I have two entries mulling around in my mind for tonight. I’m going to give this one a go first and then try the other one if my mind isn’t mush yet 😉
OK, so I’ve been reading The Powers That Be by Walter Wink. Fascinating stuff. It was recommended in the footnotes of Irresistible Revolution, and it really develops Shane Claiborne’s ideas of embracing pacifism without being passive. Good stuff.
One of the sections that I’ve really been enjoying in this book is all about God’s favor and the idea of God hating our enemies. Here’s the funny thing about that thought. God is love. He loves everyone. We know this. Let’s take a look at Luke 6.
Love for Enemies
27″But I tell you who hear me: Love your enemies, do good to those who hate you, 28bless those who curse you, pray for those who mistreat you. 29If someone strikes you on one cheek, turn to him the other also. If someone takes your cloak, do not stop him from taking your tunic. 30Give to everyone who asks you, and if anyone takes what belongs to you, do not demand it back. 31Do to others as you would have them do to you.
32″If you love those who love you, what credit is that to you? Even ‘sinners’ love those who love them. 33And if you do good to those who are good to you, what credit is that to you? Even ‘sinners’ do that. 34And if you lend to those from whom you expect repayment, what credit is that to you? Even ‘sinners’ lend to ‘sinners,’ expecting to be repaid in full. 35But love your enemies, do good to them, and lend to them without expecting to get anything back. Then your reward will be great, and you will be sons of the Most High, because he is kind to the ungrateful and wicked. 36Be merciful, just as your Father is merciful.
OK, so we’ve all read those verses a thousand times, right? So how is it that the church, and particularly “the religious right”, seem to forget about them when it comes to policy-making? God is “kind to the ungrateful and wicked”, but are we? Ha. So often the church is too busy focusing on a God that will favor the good based on their righteousness. We know from scripture that the rain falls on both the righteous and the wicked. Why does the church forget this so often? Walter Wink talks about it:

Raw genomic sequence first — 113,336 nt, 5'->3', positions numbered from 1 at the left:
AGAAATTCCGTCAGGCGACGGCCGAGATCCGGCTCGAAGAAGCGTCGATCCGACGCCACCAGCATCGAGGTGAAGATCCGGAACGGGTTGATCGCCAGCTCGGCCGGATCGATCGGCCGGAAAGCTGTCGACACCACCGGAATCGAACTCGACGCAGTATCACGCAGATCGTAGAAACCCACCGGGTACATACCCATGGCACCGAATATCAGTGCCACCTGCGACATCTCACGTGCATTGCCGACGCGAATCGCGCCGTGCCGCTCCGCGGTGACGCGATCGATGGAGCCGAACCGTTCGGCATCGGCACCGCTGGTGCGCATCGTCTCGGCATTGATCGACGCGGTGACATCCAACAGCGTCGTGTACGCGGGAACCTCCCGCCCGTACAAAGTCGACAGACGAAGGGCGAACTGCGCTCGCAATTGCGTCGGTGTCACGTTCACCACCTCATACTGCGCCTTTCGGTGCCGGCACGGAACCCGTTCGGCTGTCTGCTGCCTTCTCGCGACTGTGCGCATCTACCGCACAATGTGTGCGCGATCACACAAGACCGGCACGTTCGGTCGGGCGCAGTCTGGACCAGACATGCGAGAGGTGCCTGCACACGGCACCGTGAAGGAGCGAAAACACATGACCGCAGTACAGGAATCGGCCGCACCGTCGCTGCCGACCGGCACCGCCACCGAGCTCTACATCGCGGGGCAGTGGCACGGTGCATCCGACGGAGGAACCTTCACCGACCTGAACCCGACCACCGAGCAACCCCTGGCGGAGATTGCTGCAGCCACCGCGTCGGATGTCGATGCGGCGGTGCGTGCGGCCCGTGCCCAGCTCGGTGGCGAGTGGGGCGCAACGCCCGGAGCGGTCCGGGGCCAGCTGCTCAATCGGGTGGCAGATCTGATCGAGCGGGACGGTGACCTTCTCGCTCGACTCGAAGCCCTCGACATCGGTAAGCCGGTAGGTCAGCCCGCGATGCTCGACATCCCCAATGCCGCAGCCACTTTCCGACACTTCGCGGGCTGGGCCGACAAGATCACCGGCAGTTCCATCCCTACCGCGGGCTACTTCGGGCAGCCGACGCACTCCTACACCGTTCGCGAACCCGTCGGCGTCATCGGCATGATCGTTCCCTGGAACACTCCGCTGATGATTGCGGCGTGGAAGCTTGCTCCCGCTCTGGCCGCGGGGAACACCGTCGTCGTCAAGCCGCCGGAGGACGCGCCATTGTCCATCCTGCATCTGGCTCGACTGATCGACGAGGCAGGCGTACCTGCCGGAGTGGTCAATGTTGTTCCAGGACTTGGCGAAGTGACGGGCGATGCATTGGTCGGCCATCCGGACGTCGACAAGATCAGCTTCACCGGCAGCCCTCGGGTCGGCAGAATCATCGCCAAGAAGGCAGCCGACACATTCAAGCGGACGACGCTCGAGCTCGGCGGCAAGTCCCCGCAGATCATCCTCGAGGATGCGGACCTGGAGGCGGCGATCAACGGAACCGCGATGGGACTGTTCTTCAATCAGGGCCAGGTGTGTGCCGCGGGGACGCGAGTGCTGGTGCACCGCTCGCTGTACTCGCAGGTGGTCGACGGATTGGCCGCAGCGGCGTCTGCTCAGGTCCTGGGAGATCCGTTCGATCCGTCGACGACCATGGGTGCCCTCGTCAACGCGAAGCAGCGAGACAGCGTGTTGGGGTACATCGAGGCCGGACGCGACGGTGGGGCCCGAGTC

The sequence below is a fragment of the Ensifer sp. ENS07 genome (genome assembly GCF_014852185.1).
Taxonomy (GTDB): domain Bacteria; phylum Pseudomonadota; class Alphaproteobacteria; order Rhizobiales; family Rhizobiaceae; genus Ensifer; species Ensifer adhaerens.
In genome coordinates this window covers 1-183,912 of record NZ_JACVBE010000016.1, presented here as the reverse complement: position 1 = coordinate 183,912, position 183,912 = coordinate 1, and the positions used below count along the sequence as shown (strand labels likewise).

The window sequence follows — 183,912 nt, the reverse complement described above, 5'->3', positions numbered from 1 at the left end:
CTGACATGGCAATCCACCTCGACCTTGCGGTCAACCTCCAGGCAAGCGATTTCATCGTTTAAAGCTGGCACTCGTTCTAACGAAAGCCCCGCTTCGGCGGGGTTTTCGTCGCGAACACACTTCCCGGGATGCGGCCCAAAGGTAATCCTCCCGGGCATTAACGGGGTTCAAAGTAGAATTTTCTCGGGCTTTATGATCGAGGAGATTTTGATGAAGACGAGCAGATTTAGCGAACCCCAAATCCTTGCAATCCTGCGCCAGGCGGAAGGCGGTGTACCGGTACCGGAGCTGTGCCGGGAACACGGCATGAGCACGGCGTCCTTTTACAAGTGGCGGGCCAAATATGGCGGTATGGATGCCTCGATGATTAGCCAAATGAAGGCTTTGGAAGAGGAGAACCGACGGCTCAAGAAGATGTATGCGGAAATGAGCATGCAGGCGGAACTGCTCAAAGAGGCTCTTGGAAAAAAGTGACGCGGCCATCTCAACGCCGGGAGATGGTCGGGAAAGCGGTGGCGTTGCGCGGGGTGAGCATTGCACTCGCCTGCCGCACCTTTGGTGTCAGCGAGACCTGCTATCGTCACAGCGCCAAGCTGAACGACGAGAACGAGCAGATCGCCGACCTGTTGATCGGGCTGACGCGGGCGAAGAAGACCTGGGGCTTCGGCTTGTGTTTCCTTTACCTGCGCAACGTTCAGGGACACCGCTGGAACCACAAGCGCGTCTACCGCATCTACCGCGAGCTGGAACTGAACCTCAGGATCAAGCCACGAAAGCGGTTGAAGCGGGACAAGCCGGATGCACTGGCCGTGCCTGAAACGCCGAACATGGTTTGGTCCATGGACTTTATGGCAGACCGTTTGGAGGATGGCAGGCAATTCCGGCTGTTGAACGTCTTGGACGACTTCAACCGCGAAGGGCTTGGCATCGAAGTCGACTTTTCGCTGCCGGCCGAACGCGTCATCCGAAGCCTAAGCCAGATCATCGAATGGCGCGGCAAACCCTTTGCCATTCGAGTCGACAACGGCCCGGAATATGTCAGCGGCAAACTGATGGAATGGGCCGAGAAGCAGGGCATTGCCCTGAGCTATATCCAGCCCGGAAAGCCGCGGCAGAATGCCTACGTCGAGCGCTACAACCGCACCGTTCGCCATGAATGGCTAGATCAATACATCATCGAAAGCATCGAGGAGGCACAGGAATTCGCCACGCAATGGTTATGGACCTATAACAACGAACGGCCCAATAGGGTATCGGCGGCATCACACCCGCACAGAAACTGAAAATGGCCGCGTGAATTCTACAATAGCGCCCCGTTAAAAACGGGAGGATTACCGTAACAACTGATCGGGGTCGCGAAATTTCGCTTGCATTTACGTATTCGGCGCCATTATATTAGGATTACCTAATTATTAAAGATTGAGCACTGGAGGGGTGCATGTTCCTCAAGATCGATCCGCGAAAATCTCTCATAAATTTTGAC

God’s all-inclusive parental care is thus charged with an unexpected consequence for human behavior: we can love our enemies, because God does. If we wish to correspond to the central reality of the universe, we will behave as God behaves–and God embraces all, evenhandly.
Well, crap. That’s not something I do very well.
Our solidarity with our enemies lies not just in our common parentage under God, but also our common evil. God “is kind to the ungrateful and the wicked.” We too, like them, betray what we know in our hearts God desires for the world. We would like to identify ourselves as just and good, but we are a mix of just and unjust, good and evil. If God were not compassionate toward us, we would be lost. And if God is compassionate toward us, with all our unredeemed evil, then God must treat our enemies the same way. As we begin to acknowledge our own inner shadow, we become more tolerant of the shadow in others. As we begin to love the enemy within, we develop the compassion we need to love the enemy without.
Let me just say that I have found this to be so true in my life. It is at my most humbled and broken moments that I can love those who hurt me. It is so much easier to have compassion for others when you realize just how much compassion you need.
If, however, we believe that the God who loves us hates those whom we hate, we insert an insidious doubt into our own selves. Unconsciously we know that a deity hostile toward others is potentially hostile to us as well. And we know, better than anyone, that there is plenty of cause for such hostility. If God did not send sun and rain on everyone equally, God not only would not love everyone, God would love no one.
I am finding this to be so true in my life. I have been through a lot of hurt in the past year, and I feel like God has really used this time to show me all of the compassion that I have (undeservingly) received. Â He has also helped me to love those who hurt me. I am so far from perfect that it is not even funny, but I am really enjoying the journey. I love serving a God who loves everyone without them having to act a certain way. That’s how I want to be too. Its an amazing journey to try to get there, and I am thankful for God’s unending patience with me. He knows I need it!
I love hearing voices like Walter Wink’s in the Christian community, because I think this is an area where we could really stand to be challenged. Â If we think of God as an angry deity who picks sides, then how will we ever see the image of God in those who are our “enemies”? Â Its so hard, but we know that we were ALL created in God’s image, even those who hurt us the very most. Â It is only when we can see that piece of God in them that we can reconcile and live the kind of life that Jesus told us to live.
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